Rich and Marion Patterson of Winding Pathways LLC share their experiences with sharing their animals with their kids for the benefit of all.
Kids love animals. Even infants are fascinated watching colorful wild birds visiting a feeder. Toads and butterflies capture their imagination, while puppies, kittens, bunnies and just about any other animal grabs their attention.
Involving children in a backyard flock is rewarding for parents and educational for youngsters.
Flocks and Kids
Thousands of families keep a small flock of backyard chickens for the delicious eggs they provide and their rich manure that’s an essential part of good compost for garden plants. But there’s even more to raising a flock … and raising kids. Ask parents of young children why they keep chickens and most will respond that the flock provides their children with these benefits:
- Learning responsibility by caring for hens.
- Learning where food really comes from. It’s not the grocery store.
- Instilling pride by producing delicious family food.
Nancy Patterson knows the benefits of growing up with backyard birds and helping to manage the family flock. Years later she looked back and said, “I loved it when new chicks would arrive in a box peeping and full of hope. Mom used to read us a book called The Far Side of the Mountain which had a trained peregrine falcon as a character. I would pretend that our older chickens were falcons as I watched them flap down from their roost. I never liked reaching in to get an egg from under a hen. They would peck and it was startling. But I suppose it built character and helped me learn how to be polite but also to stick up for myself,” she said. Nancy went on to earn a Master’s Degree and now manages a science center that involves children in natural history.
Start ‘em Young
Babies love activity and color. Gently holding an infant so it can watch hens searching for tidbits on a summer lawn begins a bond between the child and living creatures. Young children also love watching baby chicks scurry about the brooder.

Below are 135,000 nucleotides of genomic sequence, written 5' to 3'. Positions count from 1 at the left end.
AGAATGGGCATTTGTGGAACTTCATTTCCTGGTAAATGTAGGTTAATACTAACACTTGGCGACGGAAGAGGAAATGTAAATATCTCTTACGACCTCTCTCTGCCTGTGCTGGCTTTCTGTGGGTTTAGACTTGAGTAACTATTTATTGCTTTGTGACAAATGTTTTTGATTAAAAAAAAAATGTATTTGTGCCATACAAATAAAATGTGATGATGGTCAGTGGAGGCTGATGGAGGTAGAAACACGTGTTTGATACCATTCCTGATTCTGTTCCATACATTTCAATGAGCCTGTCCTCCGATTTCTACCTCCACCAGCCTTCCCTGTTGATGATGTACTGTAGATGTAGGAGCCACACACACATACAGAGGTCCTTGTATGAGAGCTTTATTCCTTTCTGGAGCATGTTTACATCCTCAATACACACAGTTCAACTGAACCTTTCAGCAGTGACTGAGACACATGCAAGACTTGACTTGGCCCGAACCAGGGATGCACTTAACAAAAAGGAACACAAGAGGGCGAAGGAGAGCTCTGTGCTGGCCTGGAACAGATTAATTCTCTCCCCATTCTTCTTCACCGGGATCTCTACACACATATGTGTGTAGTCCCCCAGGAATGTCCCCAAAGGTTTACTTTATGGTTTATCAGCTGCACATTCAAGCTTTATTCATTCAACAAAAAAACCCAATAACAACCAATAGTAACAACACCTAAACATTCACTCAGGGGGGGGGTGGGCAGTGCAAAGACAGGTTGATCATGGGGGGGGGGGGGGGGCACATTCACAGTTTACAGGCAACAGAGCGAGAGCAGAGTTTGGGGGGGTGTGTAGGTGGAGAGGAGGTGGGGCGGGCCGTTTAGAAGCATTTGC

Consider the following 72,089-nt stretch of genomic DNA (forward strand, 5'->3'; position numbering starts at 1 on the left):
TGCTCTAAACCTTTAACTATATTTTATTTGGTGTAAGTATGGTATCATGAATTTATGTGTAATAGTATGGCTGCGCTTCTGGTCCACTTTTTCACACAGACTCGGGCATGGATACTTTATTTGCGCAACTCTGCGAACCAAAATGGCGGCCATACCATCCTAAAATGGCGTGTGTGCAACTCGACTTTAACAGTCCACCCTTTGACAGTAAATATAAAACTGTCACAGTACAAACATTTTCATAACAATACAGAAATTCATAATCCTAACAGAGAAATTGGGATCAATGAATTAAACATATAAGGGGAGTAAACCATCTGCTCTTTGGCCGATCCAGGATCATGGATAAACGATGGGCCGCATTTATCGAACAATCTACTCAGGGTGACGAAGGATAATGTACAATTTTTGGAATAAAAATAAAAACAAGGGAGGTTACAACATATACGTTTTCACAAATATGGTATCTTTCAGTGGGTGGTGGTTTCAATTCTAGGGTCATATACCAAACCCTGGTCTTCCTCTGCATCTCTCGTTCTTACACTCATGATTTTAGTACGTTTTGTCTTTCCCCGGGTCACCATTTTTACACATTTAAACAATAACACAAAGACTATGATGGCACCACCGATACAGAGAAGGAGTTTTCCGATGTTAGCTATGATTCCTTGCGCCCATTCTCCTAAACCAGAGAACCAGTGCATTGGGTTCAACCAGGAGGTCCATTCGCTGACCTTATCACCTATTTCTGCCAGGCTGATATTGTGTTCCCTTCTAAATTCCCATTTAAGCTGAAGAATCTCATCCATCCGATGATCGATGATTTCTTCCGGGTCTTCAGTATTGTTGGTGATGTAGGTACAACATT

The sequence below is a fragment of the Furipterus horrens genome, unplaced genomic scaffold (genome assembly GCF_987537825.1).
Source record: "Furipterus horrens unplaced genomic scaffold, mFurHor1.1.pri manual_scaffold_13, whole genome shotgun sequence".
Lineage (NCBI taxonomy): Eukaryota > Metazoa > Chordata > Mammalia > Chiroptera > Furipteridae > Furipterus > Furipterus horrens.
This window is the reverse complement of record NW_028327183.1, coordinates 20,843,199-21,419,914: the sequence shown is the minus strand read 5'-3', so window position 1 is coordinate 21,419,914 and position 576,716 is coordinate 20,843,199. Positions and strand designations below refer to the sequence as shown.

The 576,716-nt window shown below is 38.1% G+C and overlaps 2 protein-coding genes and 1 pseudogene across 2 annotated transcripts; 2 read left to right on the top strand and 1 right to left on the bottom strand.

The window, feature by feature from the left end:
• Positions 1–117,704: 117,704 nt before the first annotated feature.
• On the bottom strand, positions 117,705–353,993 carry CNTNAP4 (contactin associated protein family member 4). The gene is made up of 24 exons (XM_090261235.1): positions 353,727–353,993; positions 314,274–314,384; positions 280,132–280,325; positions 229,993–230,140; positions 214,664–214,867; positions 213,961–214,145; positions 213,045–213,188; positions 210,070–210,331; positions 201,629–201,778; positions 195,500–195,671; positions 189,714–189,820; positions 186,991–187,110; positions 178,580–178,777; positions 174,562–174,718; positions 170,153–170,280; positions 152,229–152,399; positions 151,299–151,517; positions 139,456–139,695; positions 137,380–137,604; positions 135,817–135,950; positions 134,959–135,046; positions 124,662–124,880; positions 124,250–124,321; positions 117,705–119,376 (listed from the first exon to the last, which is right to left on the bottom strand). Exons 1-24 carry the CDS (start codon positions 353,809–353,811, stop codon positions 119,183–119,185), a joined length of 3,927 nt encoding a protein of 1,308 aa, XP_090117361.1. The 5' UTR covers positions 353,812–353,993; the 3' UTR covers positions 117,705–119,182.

As they grow, kids become more capable of helping manage the flock by gathering eggs, scooping mash into the feeder, filling waterers, and opening and closing the coop door. Beth Allsop hasn’t tended chickens for decades but as a child, she had managed her family’s flock. “I was proud that I helped my family by caring for the chickens,” she said. Chickens can also give older children business experience as they market and sell eggs to relatives and close friends.
Be cautious. There are pitfalls. Baby chicks are delicate and birds of any age can have salmonella on them. Best to start children out observing the birds and then, like adults, learn to wash their hands after caring for and handling the chickens.
Birds and Kids Maturing Together
Chickens are smart and amusing animals who are resourceful, curious, and clever enough to be trainable. Kids who care for these birds see their curiosity and ingenuity as they hunt for food, clean themselves, and find cunning ways to escape their runs. Children can enjoy being around a small colourful flock of hens, and with some adult coaching, hone their observational and research skills. Managing a small flock as a child can lead to rewarding careers in science, and agriculture.
Lesa Vold, Iowa State University Communications Specialist, points out that even if you grew up on an urban environment, you can still pursue a career in agriculture, or agrarian related sciences. With a lot of enthusiasm, and the right degree, there are many exciting jobs in farm research, teaching, microbiology, genetic research that will connect you to the world of urban and rural farming. Starting kids off tending a small backyard flock may be a great way to lead them to interesting jobs in the future of animal science.
Learning Better Lessons
But you don’t want to force your kids to care for chickens. “Chore” doesn’t have to mean “awful.” Unfortunately, there are plenty of today’s senior citizens grew up on farm and will still talk about their dislike of caring for the birds.
- “I had to get up before dawn and take care of those birds. Sometimes it was really dark and cold out. Never again do I want to be around chickens,” they say.
- “When I was young a rooster attacked me and every time I had to collect eggs I’d stick my hand in the nest under a hen and get pecked. It didn’t really hurt but I didn’t like it,” they also remark.
As a parent, work with your kids to see the beauty and benefit of poultry; make it fun rather than a chore. Since young children are small and impressionable, one bad experience can make them dislike chickens for life. Aggressive roosters sometimes attack, but hens rarely do, so work with your kids to know how to observe and approach all of the birds. Teaching kids to collect eggs after hens vacate the nest, or to wear a pair of gloves to reach into the nest will limit being pecked. A pecking hen rarely does physical damage to young hands but the experience can be startling and make young kids weary of the birds, instead of really getting to know them. Hand raising chicks often makes the birds easier to handle as adults, depending on the breed.
A small backyard flock is an ideal family activity. While creating wholesome food it gives children a fun learning activity.